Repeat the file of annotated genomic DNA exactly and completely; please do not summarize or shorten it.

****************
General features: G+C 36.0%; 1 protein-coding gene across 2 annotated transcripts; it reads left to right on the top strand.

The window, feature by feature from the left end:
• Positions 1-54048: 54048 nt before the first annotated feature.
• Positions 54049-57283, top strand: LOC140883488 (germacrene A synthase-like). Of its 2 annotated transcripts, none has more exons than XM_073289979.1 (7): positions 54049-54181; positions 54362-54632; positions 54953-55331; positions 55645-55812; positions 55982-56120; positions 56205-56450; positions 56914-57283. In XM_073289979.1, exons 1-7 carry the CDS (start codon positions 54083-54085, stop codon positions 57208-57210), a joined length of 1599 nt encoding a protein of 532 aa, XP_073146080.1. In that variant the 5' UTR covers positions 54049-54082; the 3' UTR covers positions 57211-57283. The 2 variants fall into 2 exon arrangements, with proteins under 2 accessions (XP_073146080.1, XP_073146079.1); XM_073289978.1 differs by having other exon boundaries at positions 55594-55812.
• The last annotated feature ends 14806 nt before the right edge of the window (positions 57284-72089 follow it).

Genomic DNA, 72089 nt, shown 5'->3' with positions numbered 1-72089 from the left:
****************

General features: G+C 36.0%; 1 protein-coding gene across 2 annotated transcripts; it reads left to right on the top strand.

The window, feature by feature from the left end:
• Positions 1-54048: 54048 nt before the first annotated feature.
• Positions 54049-57283, top strand: LOC140883488 (germacrene A synthase-like). Of its 2 annotated transcripts, none has more exons than XM_073289979.1 (7): positions 54049-54181; positions 54362-54632; positions 54953-55331; positions 55645-55812; positions 55982-56120; positions 56205-56450; positions 56914-57283. In XM_073289979.1, exons 1-7 carry the CDS (start codon positions 54083-54085, stop codon positions 57208-57210), a joined length of 1599 nt encoding a protein of 532 aa, XP_073146080.1. In that variant the 5' UTR covers positions 54049-54082; the 3' UTR covers positions 57211-57283. The 2 variants fall into 2 exon arrangements, with proteins under 2 accessions (XP_073146080.1, XP_073146079.1); XM_073289978.1 differs by having other exon boundaries at positions 55594-55812.
• The last annotated feature ends 14806 nt before the right edge of the window (positions 57284-72089 follow it).

Genomic DNA, 72089 nt, shown 5'->3' with positions numbered 1-72089 from the left: